Cooking with Alison

Turnip Cake Recipe (lo bak go)

In Dim Sum on January 29, 2010 at am

When I discovered how easy it is to make taro cake (link here), it only made sense to try turnip cake next.  This is very similar to the dim sum they serve in the restaurants. Personally I like turnip cake much more than taro cake.  I revised this recipe and improved it for Chinese New Year, February 2011.  (The original photo that was posted is at the bottom of this post.)  If you have leftover daikon radish, see here for a list of other recipes.

Turnip Cake (lo bak go) Recipe

3 cups lightly packed coarsely shredded white daikon radish (white turnip)

1 Chinese sausage (lap cheong) finely diced (omit for a vegetarian or vegan option)  (Note:  I like the brand Happy Meat Market.)

2 tbsp finely diced Chinese dried shrimp (omit for a vegetarian or vegan option)

1/2 cup dried shitake mushrooms, soaked in cold water for at least 2 hours; remove stems and dice finely

2 stalks green onions, green and light green parts finely sliced

2 cups rice flour (Not glutinous rice flour)

1 tsp salt (Note:  Use less salt if you use chicken broth instead of water.)

pinch sugar

1/4 tsp ground white pepper

3 cups water or chicken broth

1 tbsp vegetable oil

sweet soy sauce (Chinese rock sugar and soy sauce to taste, heated gently until the sugar dissolves and then cooled completely)

Place the shredded radish and water (or chicken broth) in a pot and bring to a boil over high heat.  Then reduce the heat to low and maintain a simmer for 15 minutes, covered, stirring occasionally.  Remove from heat. Place the radish (reserve the cooking liquid) in a large measuring cup.  Top it off to 3 cups with the remaining cooking liquid.  Set aside and allow to cool slightly.

Meanwhile, heat the oil in a skillet over medium heat.  Add the lap cheong, mushrooms, and dried shrimp.  Stir fry for 2 minutes, stirring frequently.  Then remove from heat.  Alternatively, you could throw the dried shrimp in with the water when cooking the turnip.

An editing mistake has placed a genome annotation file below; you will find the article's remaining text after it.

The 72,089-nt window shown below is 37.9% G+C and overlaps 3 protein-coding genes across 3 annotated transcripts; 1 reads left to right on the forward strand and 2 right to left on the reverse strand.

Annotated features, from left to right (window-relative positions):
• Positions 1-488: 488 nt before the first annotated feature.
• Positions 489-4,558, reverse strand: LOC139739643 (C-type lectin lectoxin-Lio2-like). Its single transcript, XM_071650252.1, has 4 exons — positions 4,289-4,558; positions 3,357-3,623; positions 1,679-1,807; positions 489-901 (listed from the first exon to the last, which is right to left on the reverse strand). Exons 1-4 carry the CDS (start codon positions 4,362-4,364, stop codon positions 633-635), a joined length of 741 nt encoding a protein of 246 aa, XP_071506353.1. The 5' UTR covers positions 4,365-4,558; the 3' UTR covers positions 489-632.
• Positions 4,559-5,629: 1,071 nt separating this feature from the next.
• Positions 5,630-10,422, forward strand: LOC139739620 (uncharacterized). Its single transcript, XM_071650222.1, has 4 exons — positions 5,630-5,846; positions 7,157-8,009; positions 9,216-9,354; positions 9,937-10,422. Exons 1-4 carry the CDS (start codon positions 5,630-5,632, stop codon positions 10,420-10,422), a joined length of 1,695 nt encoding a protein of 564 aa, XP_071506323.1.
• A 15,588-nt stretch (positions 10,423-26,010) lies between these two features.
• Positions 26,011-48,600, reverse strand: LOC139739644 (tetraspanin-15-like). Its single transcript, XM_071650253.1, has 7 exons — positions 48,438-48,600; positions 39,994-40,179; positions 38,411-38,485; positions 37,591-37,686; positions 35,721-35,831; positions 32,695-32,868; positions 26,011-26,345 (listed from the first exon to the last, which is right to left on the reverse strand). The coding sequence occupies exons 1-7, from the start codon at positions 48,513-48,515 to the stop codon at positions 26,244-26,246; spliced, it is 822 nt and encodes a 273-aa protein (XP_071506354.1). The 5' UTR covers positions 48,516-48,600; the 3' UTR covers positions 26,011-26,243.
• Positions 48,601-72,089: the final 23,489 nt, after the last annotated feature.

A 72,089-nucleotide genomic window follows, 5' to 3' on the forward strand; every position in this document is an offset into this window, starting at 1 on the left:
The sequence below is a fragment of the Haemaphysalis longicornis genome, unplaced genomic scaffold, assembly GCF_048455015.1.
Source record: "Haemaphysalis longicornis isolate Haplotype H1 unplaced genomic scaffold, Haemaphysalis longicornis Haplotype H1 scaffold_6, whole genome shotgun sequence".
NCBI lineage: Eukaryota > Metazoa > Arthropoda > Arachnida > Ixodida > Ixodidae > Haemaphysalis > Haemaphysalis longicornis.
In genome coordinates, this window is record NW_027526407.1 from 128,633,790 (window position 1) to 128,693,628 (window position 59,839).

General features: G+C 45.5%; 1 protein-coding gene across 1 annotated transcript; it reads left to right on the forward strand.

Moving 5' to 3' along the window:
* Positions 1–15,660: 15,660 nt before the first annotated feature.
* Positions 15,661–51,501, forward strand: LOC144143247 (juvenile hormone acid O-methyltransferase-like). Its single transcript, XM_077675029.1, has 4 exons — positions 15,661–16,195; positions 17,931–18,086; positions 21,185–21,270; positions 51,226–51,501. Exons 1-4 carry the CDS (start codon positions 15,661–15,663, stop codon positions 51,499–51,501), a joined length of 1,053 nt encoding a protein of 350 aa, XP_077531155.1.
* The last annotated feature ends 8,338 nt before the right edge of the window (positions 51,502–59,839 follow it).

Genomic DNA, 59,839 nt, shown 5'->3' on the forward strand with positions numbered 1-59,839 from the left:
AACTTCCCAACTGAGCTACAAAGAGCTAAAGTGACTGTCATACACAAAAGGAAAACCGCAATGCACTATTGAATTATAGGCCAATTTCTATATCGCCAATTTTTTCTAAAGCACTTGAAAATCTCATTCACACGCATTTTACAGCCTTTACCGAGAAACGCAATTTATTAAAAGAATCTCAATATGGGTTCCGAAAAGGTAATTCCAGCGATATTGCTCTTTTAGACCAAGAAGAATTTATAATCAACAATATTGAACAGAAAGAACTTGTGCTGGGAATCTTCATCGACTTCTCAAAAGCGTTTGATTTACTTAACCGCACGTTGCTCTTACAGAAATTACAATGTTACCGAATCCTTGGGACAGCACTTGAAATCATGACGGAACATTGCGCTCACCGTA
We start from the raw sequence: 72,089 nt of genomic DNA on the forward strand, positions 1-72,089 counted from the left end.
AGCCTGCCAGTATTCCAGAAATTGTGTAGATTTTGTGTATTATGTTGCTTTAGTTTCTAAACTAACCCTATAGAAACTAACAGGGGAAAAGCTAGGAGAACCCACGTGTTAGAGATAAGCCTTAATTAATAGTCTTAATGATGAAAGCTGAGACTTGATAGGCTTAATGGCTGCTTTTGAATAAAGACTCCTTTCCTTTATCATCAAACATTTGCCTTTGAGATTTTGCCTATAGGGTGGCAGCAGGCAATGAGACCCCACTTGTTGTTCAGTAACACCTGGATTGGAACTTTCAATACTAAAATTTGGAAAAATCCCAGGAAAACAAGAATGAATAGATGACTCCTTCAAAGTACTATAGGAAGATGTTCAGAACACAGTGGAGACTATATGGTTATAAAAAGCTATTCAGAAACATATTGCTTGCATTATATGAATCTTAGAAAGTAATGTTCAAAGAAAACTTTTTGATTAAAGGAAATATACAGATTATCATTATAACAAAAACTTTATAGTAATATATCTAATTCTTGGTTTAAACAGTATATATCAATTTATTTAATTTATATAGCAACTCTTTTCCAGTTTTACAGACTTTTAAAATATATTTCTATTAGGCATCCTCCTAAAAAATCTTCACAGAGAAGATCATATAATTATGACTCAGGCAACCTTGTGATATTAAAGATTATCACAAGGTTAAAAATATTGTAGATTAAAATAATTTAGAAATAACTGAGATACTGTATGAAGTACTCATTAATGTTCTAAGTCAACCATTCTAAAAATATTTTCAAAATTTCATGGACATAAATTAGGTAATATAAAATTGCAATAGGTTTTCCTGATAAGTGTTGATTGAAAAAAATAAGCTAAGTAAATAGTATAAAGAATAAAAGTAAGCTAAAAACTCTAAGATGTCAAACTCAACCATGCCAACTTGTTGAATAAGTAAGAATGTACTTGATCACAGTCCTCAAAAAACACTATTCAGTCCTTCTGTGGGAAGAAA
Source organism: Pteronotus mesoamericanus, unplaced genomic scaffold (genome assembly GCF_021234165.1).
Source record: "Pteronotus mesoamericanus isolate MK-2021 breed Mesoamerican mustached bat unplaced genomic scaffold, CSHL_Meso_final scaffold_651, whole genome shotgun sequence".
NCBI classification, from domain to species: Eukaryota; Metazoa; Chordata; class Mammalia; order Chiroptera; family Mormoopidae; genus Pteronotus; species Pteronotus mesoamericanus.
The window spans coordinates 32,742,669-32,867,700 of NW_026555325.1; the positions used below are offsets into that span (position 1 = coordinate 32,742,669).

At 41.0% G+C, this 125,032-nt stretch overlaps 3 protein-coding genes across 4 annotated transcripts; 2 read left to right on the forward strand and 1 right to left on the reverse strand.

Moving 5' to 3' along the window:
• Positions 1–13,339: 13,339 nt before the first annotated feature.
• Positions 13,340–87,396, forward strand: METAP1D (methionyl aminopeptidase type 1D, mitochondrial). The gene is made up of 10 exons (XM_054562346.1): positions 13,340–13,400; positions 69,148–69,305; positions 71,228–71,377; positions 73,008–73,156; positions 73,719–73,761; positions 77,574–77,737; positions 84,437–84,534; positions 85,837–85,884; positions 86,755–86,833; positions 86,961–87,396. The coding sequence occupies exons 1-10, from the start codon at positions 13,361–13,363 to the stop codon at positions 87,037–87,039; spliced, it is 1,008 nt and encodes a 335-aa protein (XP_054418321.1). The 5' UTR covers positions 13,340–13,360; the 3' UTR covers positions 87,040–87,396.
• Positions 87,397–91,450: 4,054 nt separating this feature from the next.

Prepare the steamer and bring the water to rolling boil.  (Here are detailed instructions for how to steam cook food.)  In a large bowl mix together the rice flour, salt, sugar, and white pepper.  Add the radish and cooking water and stir until well combined.  You will have a batter that should not be watery or too thick.  You can adjust the rice flour and water here to reach the desired consistency.  The more rice flour, the more dense the turnip cake will be.  Add the lap cheong, dried shrimp, mushrooms, and green onions to the batter and stir to combine.  Pour the mixture into a lightly greased 9 inch round glass dish or cake pan.  (Note:  I’ve also seen people use loaf pans.  This allows you to control the thickness of your slices and gives you perfectly even pieces of turnip cake.  If you use a loaf pan, increase the steaming time.)  Place the dish into the steamer, and steam for 30 – 40 minutes.  The turnip cake will be done when an inserted toothpick comes out clean from the centre.  Also, the turnip cake will be very hot to the touch.  Do not overcook.  Remove the turnip cake from the steamer, place the dish on a wire rack and let cool before cutting into slices.  I like to serve this warm after steaming with sweet soy sauce.  Alternatively, you could pan fry these slices in oil in a skillet and serve hot with sweet soy sauce.  Slices of turnip cake can be frozen and reheated in a steamer or in the microwave after being defrosted in the fridge.

  1. Hurray! I love lo-bak-goa, but all the recipes I’d found were too intimidating (read: I’m too lazy). : ) This is much more approachable — thanks for posting it!

  2. If you have to steam 30 – 40 minutes, does the water steam out and you need to add more water? Do you boil the water first then add it?


    • Hi Sarah,

      Thank you for your questions! Yes, bring the water to a strong boil first. Then place your turnip cake into the steamer. You can reduce the heat slightly but make sure that the water is still boiling the whole time. And yes, you will need to check on the water levels every 10 to 15 minutes. My wok is quite wide and my steamer rack is tall enough so that I didn’t need to refill the water. Do not let the wok burn dry or your wok may get damaged and your turnip cake will smell and taste burnt (from personal experience making something else haha).

      Let me know how it works for you!

  3. I love lo bak go! Thanks for the recipe! I can’t wait to try it for CNY!! Yum!

  4. Is it possible to prepare the turnip cake via baking instead of steaming?

    • Hi Christina, Thanks so much for your question! Although you could bake it to cook it, baking it would result in a dry and possibly brittle turnip cake. Steaming keeps it soft and moist. If you do try baking it, let me know how it turns out! Thanks again!

  5. […] And here for the lo bak gao (turnip cake) recipe, based on this one from […]

  6. […] bak go in the next few weeks with local produce, but for a great Hong Kong-style recipe, check out this turnip cake recipe which has been my go-to  for the past two […]

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